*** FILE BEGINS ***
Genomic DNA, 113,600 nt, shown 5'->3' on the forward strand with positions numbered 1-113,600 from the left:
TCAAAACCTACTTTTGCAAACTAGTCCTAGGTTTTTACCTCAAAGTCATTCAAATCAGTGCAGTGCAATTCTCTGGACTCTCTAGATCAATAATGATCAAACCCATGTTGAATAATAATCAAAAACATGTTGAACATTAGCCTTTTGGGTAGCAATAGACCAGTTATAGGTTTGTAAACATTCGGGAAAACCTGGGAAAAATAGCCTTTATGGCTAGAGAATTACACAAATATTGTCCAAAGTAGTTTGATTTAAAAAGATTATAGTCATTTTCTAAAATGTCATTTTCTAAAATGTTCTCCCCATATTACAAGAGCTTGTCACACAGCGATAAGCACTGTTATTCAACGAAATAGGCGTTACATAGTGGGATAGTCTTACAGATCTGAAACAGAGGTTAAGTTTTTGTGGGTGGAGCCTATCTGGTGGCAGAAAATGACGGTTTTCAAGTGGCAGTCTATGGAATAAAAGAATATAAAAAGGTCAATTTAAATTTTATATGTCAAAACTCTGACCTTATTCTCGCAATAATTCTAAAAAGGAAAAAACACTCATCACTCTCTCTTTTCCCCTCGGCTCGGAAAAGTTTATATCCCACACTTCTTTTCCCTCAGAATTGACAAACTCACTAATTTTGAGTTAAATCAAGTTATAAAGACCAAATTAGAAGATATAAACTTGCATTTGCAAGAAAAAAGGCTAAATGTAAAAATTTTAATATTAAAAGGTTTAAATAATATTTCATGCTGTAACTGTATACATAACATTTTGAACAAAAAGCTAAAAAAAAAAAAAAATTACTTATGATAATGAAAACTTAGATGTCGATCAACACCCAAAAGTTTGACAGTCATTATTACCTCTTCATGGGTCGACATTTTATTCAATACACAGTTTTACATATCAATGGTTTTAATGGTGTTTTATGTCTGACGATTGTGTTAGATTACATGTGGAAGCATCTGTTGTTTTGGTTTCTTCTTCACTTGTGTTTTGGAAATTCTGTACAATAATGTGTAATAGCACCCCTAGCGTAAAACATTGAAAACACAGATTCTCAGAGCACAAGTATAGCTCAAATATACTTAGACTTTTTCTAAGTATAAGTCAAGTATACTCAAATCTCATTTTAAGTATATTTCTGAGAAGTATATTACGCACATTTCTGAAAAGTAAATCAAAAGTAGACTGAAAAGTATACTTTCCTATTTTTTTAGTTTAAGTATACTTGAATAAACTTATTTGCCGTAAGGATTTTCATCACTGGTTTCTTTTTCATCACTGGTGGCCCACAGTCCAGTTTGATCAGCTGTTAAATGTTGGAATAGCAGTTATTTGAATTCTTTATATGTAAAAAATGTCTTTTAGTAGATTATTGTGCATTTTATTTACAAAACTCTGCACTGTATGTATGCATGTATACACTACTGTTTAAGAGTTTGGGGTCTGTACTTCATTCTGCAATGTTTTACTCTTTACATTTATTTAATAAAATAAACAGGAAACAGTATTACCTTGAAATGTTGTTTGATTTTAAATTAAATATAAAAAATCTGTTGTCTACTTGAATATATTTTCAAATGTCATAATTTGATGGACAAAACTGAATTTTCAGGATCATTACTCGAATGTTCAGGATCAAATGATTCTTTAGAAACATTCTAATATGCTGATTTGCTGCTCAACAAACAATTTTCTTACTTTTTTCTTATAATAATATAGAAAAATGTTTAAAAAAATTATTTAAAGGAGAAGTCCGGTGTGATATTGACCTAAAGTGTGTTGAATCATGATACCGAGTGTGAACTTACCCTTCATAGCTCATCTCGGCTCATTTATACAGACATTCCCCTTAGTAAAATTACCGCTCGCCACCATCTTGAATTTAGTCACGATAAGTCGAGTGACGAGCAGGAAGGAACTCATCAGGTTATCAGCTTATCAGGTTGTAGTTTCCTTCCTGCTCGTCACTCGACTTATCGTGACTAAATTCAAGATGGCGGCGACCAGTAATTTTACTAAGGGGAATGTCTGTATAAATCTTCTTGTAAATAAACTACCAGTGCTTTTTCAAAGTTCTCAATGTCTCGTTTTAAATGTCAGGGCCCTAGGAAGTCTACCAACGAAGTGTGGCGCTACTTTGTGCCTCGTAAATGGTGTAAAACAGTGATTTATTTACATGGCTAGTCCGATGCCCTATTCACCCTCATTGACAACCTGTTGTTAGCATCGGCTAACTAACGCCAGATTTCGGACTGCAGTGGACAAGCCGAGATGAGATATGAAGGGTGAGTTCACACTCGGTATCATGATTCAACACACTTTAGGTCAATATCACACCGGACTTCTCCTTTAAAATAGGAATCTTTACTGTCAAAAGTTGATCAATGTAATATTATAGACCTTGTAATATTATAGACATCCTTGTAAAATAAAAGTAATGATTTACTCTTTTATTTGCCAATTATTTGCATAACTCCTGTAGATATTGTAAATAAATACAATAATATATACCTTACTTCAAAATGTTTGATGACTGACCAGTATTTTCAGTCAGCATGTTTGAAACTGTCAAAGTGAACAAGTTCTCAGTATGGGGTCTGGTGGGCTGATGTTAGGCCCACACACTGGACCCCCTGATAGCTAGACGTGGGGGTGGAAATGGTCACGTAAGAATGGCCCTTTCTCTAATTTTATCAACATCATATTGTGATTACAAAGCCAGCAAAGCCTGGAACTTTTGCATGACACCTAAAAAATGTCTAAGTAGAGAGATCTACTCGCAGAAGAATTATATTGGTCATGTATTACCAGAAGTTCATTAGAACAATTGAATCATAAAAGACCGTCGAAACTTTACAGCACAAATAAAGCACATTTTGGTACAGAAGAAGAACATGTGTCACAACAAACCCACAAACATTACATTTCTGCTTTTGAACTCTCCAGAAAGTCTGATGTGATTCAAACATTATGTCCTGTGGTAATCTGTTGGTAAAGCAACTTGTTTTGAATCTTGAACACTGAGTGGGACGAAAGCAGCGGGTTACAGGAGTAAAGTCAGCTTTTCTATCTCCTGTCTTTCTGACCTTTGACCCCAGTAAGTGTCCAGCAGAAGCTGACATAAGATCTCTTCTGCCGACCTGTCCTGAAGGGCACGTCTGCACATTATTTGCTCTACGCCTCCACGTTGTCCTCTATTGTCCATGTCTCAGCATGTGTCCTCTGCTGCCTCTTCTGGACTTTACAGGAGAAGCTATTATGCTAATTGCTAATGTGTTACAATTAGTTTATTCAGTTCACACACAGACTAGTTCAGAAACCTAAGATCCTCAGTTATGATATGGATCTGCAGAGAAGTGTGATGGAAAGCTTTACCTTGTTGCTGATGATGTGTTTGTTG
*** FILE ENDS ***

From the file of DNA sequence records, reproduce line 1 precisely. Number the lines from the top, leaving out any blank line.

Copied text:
Genomic DNA, 113,600 nt, shown 5'->3' on the forward strand with positions numbered 1-113,600 from the left: